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Abstract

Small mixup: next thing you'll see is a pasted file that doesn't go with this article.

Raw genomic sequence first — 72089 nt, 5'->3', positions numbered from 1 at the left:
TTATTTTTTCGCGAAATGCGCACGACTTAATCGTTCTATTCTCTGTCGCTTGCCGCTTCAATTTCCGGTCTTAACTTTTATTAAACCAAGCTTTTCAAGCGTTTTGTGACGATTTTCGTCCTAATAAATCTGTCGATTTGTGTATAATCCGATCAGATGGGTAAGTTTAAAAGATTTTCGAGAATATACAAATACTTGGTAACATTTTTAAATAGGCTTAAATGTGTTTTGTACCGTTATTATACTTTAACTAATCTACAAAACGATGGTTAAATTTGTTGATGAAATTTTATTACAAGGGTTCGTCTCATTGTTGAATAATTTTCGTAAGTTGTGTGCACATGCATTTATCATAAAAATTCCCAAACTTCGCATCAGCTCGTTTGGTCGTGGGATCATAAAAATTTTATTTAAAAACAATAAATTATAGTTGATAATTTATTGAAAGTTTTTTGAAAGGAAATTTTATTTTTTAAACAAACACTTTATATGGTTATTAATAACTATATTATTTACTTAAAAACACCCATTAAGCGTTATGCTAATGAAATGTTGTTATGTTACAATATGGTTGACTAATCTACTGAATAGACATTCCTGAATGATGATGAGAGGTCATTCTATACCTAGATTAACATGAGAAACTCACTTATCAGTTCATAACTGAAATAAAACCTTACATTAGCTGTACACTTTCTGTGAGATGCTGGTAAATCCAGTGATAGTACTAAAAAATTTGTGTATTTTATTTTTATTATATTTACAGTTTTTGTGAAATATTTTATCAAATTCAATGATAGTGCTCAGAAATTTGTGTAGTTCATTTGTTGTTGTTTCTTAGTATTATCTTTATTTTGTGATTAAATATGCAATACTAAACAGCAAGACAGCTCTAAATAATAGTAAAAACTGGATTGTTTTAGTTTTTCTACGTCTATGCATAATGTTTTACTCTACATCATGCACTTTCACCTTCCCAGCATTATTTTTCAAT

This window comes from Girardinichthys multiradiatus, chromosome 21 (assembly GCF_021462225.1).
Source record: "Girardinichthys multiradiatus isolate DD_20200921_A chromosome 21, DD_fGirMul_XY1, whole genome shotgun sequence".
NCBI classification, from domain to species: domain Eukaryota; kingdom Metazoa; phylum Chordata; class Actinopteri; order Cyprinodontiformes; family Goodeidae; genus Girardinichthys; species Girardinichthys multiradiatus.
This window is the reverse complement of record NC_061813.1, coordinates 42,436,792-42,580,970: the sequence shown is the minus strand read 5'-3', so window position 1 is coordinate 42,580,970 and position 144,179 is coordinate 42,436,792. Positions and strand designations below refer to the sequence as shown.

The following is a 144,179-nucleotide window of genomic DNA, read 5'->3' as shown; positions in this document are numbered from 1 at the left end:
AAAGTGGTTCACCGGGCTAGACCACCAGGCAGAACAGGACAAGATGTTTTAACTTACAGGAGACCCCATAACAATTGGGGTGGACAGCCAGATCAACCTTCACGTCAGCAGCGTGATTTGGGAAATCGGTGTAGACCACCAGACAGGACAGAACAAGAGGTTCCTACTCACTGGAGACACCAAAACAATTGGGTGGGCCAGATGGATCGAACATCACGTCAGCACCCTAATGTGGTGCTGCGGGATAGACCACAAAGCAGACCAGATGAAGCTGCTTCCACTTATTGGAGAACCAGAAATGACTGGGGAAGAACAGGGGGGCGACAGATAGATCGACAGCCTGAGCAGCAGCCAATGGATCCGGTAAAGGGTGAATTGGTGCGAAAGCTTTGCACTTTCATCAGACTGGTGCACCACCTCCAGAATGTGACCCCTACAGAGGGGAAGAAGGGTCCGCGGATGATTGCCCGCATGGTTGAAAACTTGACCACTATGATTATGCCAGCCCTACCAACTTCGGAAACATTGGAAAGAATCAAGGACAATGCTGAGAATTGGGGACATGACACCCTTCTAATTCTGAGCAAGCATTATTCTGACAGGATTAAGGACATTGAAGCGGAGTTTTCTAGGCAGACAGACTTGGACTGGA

The Southwest Oncology Group conducted a trial of intraarterial cisplatin (150 mg intravenously every 21 days for 2 doses) administered concomitant with or before radiation therapy. Because of technical difficulties cannulating the artery, 27 of 33 eligible patients were able to receive the cisplatin by arterial injection. Five patients died before completion of the study, and 11 patients in each treatment arm were evaluable for response. Three patients (27%) had an objective tumor regression in each treatment arm. Thromboembolic problems complicated 8 of 57 (14%) chemotherapeutic courses. The median survival for the 33 eligible patients was comparable for both groups: 10.8 months in the concomitant treatment arm and 9.6 months with sequential therapy. Problems related to drug administration and toxicity made it impossible to determine the role of intraarterial cisplatin in the initial management of primary high-grade gliomas.